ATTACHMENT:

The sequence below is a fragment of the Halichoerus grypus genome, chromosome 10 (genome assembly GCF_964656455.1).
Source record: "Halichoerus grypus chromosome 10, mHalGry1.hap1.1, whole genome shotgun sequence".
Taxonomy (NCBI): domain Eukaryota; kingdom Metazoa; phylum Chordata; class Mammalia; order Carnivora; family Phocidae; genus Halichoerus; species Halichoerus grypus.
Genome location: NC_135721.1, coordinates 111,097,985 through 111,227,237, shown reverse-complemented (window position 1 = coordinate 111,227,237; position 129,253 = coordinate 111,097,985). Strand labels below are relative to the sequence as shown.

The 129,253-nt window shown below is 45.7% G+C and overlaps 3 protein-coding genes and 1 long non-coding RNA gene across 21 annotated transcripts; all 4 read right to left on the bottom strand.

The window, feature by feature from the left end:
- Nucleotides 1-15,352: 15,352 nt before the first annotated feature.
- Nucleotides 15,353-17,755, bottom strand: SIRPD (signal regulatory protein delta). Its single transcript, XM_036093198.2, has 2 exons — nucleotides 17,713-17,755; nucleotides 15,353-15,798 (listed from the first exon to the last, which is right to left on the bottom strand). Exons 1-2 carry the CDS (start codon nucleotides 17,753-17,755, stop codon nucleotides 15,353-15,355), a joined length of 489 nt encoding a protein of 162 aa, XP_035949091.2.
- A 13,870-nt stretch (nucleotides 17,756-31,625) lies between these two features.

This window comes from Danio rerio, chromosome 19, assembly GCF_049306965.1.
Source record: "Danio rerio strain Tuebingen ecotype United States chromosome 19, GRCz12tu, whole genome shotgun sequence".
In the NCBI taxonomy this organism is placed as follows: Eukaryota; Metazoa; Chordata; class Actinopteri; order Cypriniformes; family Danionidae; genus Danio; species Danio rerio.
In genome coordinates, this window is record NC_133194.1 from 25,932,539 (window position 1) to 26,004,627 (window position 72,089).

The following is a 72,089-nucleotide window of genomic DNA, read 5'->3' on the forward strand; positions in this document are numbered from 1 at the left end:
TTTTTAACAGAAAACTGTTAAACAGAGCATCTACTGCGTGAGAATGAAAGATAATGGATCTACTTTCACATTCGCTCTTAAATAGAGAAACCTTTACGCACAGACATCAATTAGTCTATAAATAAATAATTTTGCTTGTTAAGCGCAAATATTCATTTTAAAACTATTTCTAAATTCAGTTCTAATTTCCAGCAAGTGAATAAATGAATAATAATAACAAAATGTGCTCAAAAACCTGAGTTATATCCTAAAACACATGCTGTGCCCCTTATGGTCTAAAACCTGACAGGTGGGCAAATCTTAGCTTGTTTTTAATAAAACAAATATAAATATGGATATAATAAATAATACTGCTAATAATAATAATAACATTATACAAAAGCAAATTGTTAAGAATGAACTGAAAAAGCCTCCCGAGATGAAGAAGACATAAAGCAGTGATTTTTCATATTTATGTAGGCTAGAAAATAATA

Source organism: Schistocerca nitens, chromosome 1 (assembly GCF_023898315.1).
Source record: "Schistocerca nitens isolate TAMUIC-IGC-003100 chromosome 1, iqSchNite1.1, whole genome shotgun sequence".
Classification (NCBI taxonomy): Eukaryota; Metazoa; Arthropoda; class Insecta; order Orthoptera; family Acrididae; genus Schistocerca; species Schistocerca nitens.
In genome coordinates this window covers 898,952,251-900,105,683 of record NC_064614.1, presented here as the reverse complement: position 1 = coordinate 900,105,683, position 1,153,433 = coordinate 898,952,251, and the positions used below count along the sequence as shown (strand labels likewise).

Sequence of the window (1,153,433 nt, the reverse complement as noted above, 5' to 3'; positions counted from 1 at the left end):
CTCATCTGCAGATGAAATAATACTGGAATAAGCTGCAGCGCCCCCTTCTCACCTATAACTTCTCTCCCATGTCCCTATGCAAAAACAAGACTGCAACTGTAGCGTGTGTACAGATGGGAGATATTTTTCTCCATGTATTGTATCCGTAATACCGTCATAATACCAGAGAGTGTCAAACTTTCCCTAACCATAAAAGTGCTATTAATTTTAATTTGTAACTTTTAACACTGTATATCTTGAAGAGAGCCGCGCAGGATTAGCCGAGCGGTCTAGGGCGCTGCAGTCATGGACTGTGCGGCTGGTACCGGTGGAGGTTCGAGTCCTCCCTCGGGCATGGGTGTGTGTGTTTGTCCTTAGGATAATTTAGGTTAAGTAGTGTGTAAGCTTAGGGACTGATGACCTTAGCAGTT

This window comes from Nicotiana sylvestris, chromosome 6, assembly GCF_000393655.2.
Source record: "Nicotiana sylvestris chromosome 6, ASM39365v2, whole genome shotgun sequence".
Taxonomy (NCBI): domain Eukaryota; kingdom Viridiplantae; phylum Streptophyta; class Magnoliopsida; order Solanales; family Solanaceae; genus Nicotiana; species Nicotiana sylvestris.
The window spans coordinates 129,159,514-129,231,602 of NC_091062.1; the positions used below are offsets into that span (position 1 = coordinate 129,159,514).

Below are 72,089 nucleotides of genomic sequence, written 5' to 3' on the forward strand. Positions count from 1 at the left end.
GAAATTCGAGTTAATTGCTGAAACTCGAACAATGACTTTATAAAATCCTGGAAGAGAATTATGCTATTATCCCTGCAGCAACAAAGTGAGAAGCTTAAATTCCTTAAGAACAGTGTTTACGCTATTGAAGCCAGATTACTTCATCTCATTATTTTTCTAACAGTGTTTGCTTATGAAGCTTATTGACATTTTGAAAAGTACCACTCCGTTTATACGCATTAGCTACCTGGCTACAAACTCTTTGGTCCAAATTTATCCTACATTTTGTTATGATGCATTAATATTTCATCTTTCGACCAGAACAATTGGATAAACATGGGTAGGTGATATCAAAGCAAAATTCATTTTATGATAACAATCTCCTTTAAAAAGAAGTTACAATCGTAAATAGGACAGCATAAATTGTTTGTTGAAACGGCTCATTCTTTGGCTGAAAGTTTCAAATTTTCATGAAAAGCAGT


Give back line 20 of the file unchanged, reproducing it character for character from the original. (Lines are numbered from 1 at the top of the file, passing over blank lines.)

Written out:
Sequence of the window (1,153,433 nt, the reverse complement as noted above, 5' to 3'; positions counted from 1 at the left end):